an interview with director Tom Isler

Q: How did the idea for this project come to you?
Tom Isler: Jim and I and FHS director Dede Waite had been talking about it for a long time because we thought that Festival was inherently dramatic and was an interesting subculture of high school in Maine that didn't usually receive a lot of attention or press. Both Jim and I had lived through Festival when we were in high school—we were on stage for Falmouth when the school won three of its four championships—and so we knew how important Festival could be to those who were involved in it. We wanted to document and honor the intensity kids have and the commitment they make to Festival and perhaps show viewers something they'd never seen before, something they had no idea existed prior to seeing the film.

Q: Whom do you think this film would appeal to the most?
TI: What I love most about the film is that it captures teenagers in a way that is rarely seen in film, without condescension and without succumbing to stereotypical representation. It's a film that will certainly appeal to anyone with an interest in theater or anyone who participated in any kind of organized competition in school. The kids graciously deal with adversity and learn that life is totally unpredictable, that the course of events in life can change on a dime. I think a lot of people will be able to relate to that. I think the characters are engaging. There's a lot I like about the film.

Q: What was it like for you to go back to Festival?
TI: It was great fun, because although the kids are different now, the emotions, the atmosphere were exactly the same that I experienced when I was part of the FHS company. It was exciting to see that the experience of the 2004 state festival was perfectly characteristic of the experience I knew to be true. It was also fun to go back and document Dede during Festival season, because that's the time when she's at her best, when she's completely plugged into the kids and the production like at no other time in the year.

Q: How did the kids react to having a camera following them around?
It must have been a new experience for most of them.

TI: I believe it was. The kids were absolutely great with the camera. You tend to wonder: did the camera affect how they behaved? It's hard to argue that the camera doesn't somehow affect the kids, but you can also tell when they are performing unnaturally for the camera and you can cut those moments out of the film. The kids didn't seem nervous at all. My having an established relationship with Dede set that tone. And the whole company approved the project at the start. We wouldn't have been able to do it unless everyone was willing to allow us into his or her life.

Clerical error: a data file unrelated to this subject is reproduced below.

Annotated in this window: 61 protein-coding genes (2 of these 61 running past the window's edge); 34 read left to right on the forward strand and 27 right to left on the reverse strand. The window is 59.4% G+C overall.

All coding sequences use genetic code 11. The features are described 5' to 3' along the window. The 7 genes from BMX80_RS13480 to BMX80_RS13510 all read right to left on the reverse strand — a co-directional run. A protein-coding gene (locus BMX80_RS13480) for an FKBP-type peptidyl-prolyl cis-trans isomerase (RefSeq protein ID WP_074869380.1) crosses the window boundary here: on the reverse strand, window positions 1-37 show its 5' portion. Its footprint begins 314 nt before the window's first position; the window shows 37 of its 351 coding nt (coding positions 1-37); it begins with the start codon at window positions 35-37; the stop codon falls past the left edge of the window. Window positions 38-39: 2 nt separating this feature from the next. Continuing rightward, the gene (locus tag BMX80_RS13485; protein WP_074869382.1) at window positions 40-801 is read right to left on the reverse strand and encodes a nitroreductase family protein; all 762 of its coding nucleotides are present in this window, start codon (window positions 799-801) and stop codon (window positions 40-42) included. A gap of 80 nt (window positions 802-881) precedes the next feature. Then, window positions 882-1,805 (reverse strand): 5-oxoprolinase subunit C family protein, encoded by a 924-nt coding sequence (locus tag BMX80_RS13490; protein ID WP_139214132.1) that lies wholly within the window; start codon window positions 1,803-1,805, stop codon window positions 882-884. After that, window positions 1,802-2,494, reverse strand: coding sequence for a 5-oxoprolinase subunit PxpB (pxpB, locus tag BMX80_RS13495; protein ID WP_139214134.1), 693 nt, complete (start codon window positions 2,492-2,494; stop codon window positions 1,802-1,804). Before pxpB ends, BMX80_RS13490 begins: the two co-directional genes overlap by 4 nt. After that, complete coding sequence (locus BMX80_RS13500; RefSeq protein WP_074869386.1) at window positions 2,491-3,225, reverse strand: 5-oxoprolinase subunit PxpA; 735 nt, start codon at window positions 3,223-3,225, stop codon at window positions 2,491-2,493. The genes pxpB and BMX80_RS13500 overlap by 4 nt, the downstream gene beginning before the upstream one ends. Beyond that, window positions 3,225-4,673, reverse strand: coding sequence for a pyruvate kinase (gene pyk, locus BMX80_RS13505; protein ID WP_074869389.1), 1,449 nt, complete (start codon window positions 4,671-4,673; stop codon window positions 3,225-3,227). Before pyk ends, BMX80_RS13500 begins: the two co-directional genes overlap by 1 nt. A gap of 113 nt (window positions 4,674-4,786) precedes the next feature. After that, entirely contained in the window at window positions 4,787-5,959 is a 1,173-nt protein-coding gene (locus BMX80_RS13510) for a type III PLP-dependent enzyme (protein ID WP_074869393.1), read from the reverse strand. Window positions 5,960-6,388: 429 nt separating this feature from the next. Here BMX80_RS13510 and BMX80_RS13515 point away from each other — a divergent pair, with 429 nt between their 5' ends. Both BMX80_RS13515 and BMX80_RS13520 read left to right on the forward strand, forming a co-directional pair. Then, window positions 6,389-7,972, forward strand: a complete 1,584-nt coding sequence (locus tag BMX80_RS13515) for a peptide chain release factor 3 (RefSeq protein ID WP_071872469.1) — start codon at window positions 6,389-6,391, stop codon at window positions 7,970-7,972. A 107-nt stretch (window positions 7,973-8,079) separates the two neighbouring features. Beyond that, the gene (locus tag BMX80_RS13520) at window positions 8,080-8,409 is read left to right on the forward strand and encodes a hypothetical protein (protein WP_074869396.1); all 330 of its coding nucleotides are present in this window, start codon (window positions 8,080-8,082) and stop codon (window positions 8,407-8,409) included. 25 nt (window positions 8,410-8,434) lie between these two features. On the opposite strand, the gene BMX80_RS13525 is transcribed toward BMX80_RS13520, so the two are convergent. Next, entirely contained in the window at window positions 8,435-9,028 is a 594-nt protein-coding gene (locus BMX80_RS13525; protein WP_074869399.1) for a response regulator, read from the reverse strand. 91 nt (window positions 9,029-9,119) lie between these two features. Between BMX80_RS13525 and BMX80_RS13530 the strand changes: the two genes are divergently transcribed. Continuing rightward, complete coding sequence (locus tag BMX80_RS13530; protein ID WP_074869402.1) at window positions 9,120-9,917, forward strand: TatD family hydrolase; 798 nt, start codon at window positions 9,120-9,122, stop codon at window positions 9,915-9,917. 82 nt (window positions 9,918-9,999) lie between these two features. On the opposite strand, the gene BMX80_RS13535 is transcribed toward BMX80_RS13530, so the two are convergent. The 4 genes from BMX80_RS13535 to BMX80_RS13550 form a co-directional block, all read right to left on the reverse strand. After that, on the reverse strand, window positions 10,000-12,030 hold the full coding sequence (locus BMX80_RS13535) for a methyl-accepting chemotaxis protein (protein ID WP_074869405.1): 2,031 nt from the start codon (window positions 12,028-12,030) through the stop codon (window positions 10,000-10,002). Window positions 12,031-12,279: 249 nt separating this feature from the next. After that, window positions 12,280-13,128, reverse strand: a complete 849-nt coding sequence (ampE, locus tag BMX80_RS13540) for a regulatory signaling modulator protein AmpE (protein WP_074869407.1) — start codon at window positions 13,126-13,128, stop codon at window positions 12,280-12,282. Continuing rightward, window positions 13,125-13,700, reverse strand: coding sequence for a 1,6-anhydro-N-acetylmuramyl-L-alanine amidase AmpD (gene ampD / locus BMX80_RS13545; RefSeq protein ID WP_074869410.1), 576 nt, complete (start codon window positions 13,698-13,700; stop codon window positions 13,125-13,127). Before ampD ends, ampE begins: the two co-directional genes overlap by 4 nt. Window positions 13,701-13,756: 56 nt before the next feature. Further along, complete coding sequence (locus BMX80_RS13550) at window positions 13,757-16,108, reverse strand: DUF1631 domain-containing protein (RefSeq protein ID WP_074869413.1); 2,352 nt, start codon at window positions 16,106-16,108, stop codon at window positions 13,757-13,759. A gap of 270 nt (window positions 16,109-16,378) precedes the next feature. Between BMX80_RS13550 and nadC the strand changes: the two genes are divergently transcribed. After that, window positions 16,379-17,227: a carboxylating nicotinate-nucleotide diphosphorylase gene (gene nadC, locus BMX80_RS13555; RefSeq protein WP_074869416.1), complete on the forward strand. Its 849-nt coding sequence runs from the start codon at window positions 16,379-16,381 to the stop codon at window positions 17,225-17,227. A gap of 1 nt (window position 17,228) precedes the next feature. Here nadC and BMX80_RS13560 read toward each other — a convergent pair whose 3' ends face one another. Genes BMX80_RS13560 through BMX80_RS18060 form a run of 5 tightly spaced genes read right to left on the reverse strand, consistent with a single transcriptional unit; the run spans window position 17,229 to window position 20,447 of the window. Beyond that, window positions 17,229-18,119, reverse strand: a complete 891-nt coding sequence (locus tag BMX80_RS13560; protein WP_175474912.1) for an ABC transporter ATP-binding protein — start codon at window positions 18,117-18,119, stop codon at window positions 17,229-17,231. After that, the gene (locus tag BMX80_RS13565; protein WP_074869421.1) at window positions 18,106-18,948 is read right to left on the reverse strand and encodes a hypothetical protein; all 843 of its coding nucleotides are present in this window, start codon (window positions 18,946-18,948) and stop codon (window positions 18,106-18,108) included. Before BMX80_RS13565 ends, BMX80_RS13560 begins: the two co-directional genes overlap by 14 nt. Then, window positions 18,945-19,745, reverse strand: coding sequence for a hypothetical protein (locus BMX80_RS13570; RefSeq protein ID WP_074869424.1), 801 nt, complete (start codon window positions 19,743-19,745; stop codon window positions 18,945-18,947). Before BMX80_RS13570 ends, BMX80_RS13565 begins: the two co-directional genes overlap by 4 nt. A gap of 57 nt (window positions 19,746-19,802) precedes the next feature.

Q: How did you decide to follow Falmouth High School?
TI: As a practical matter, it made sense because we could walk in, already having the trust of the director and the cast and crew. Dede was very encouraging. But we also knew that Falmouth students were talented and would take Festival seriously—and we suspected that the film wouldn't work if viewers couldn't believe that the kids were good actors. Those two elements—talent and true dedication—had to be there in the cast or else the film might come off as parody.

Q: Turning to the film, could you talk about how the real life events depicted in the film mirrored the content of the play that Falmouth produced?
TI: That was the biggest surprise—a wonderful surprise. In the play, a writer narrates several different stories that are acted out on stage, and in a number of them, he ends the story one way and then stops and presents an “alternate ending”—one that's more uplifting than the first had been. When the Falmouth students left the awards show at the state festival having not placed in the top three spots, they were a bit demoralized. Then, Dede walked in and announced that they were, in fact, headed onto the New England festival as the “alternate”; it was the perfect “alternate ending.” It would have sounded contrived if it had been fiction, but that's how it actually happened.